Calibrating Police Activity Across Hot Spot and Non-Hot Spot Areas

Published date01 September 2021
Date01 September 2021
Subject MatterArticles
Calibrating Police
Activity Across Hot
Spot and Non-Hot
Spot Areas
Christopher S. Koper
Xiaoyun Wu
, and Cynthia Lum
Maximizing crime prevention through large-scale implementation of hot spot policing
requires a more refined understanding of how to calibrate police activity across high
and low-risk areas. This study investigates these issues based on the experience of a
large urban police agency that substantially reduced proactive activities across a large
area due to resource cutbacks while also shifting a larger share of its declining
proactive work into prioritized micro hot spots. Time series models were used to
estimate the effects of these changes on crime-related calls in hot spots and non-hot
spot areas. Hot spots required higher levels of proactivity (expressed as rates per
day or per crime) to control crime, and serious crime rose in these locations
following modest reductions in proactivity. In areas outside hot spots, minor and
property crimes rose, but only after reductions of one-half to two-thirds in proactive
work. Violence was unaffected in these areas, and they did not experience acceler-
ated growth in crime relative to prioritized hot spots. These results help to illumi-
nate minimum levels of police activity that may be necessary to control crime in
places of varying risk. They also suggest that police can reduce proactive work by
substantial amounts in lower risk areas to place more emphasis on hot spots. Better
understanding of these issues is central to widespread, systematic operationalization
of hot spot policing as a means to reduce crime across large areas.
Department of Criminology, Law and Society, George Mason University, Fairfax, VA, United States
Corresponding Author:
Christopher S. Koper, Department of Criminology, Law and Society, George Mason University,
4400 University Drive, MS 6D12, Fairfax, VA 22030, United States.
Police Quarterly
2021, Vol. 24(3) 382–406
!The Author(s) 2021
Article reuse guidelines:
DOI: 10.1177/1098611121995809
proactive policing, hot spots, urban crime, time series
“Hot spot” policing—i.e., policing focused on small geographic places or areas
where crime is concentrated—has been one of the most important policing
innovations of recent decades (Weisburd & Braga, 2019). The use of crime
mapping to identify hot spots is common among police agencies (Burch, 2012;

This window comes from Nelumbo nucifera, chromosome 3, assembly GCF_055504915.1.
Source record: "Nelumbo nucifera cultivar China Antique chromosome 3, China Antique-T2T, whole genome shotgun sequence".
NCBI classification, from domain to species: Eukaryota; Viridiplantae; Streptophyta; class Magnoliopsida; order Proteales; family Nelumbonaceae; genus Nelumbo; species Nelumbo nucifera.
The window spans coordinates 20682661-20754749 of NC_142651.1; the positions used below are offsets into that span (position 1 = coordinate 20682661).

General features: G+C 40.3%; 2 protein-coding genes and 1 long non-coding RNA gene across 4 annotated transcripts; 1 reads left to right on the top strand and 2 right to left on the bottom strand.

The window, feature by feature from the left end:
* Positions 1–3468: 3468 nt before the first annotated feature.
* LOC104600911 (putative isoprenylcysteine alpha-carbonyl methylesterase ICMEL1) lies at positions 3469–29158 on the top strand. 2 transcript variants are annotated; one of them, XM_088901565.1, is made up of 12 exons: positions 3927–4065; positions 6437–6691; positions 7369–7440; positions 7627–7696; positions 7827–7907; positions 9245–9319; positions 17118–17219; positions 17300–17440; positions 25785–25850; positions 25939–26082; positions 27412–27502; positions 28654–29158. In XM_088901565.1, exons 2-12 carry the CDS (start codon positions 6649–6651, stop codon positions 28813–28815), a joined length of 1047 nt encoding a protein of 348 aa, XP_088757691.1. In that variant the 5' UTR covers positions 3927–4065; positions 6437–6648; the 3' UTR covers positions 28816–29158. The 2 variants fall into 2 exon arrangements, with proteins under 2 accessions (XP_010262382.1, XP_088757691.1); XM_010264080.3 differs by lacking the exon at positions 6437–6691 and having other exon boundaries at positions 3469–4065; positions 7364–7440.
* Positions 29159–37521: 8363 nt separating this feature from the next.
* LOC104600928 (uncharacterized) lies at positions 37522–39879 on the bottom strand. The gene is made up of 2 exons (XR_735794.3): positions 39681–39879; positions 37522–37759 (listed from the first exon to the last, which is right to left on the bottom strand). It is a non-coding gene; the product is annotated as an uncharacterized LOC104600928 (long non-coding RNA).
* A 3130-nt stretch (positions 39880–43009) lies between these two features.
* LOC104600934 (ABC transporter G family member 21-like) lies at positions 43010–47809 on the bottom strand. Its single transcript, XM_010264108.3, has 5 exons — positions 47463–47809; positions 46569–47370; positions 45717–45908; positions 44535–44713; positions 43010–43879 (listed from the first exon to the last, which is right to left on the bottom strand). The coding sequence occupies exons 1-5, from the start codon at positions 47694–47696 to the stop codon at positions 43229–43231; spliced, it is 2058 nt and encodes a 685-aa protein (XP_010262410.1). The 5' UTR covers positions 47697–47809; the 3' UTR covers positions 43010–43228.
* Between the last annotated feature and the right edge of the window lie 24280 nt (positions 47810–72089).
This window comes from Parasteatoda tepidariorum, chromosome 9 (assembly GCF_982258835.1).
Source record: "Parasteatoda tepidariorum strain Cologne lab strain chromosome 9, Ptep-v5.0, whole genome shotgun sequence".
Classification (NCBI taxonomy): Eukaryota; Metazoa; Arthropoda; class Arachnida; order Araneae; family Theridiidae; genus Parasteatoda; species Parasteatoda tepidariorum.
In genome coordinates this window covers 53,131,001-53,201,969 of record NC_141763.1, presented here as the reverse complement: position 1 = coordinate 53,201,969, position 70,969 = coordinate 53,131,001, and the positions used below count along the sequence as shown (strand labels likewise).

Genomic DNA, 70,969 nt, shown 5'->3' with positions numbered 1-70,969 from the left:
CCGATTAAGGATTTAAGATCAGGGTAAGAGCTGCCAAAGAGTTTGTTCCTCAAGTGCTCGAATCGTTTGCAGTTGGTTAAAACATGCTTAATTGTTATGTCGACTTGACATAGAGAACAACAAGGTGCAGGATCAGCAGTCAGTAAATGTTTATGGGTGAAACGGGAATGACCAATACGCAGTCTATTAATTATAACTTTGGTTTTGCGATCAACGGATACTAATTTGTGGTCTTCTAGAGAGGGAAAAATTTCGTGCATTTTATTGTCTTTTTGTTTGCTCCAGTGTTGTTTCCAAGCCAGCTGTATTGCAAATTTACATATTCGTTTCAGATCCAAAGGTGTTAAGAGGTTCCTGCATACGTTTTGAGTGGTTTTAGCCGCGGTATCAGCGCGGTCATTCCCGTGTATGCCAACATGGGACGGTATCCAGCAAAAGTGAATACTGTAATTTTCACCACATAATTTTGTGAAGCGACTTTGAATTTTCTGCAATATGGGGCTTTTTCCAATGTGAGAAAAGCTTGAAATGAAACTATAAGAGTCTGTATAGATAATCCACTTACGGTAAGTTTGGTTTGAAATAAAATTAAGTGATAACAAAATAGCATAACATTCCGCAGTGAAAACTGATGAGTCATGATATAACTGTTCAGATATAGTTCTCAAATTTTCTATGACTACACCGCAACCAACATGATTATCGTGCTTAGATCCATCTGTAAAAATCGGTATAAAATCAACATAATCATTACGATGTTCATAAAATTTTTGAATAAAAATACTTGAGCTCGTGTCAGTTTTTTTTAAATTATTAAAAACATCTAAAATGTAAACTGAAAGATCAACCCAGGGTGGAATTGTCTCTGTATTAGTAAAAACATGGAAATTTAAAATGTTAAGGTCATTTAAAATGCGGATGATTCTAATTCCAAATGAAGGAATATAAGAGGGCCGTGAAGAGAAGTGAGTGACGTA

Reaves, 2010; Weisburd & Lum, 2005), and police cite hot spot enforcement as a
leading approach to the reduction of violence and other crime problems (Police
Executive Research Forum, 2007, 2008; also see Koper, 2014). Numerous eval-
uation studies also show that police interventions of various sorts focused on
hot spots reduce crime at these locations (for reviews, see Braga et al., 2019;
Lum & Koper, 2017; National Academies of Sciences, Engineering, and
Medicine (NAS), 2018; National Research Council (NRC), 2004; Telep &
Weisburd, 2012).
However, adapting hot spot policing from small-scale tests to system-wide
implementation across large areas or an entire jurisdiction (i.e., “scaling up” this
practice as described by Sherman et al., 2014) requires further understanding of
how to optimize police activity across different areas based on their risk levels.
In particular, practitioners need clearer guidance on the varying levels of police
dosage that may be necessary to manage both hot spots and lower risk areas
across a jurisdiction. Having more direct evidence on this issue would inform
assessments of how much policing is needed in hot spots and the degree to which
policing can be diverted from low risk areas to accommodate needs in hot spots
without facilitating crime displacement to low risk areas or otherwise under-
mining deterrence and prevention in those areas. Without such understanding, it
is not clear whether implementing a more widespread, systematic, and sustained
preventive emphasis on hot spots in everyday police operations can produce
large-scale aggregate reductions in crime (Nagin & Sampson, 2019; Sherman
et al., 2014; Weisburd et al., 2017; Weisburd & Telep, 2014). This study
addresses selected aspects of this problem using data from a U.S. city that
experienced substantial reductions in proactive policing activity across a large
area. Although not a formal test of a scaled-up hot spot policing effort, the
study examines key dosage issues raised above that are implicit in the scaling up
idea. Specifically, we investigate differences in the minimum levels of proactive
policing that are necessary to prevent crime in hot spots and lower risk loca-
tions. In addition, we examine the utility of shifting a larger share of proactive
policing into hot spots under these conditions from a macro, system-wide per-
spective. We then consider the implications of the findings for efforts to design,
implement, and evaluate hot spot policing operations on a larger scale.
Koper et al. 383

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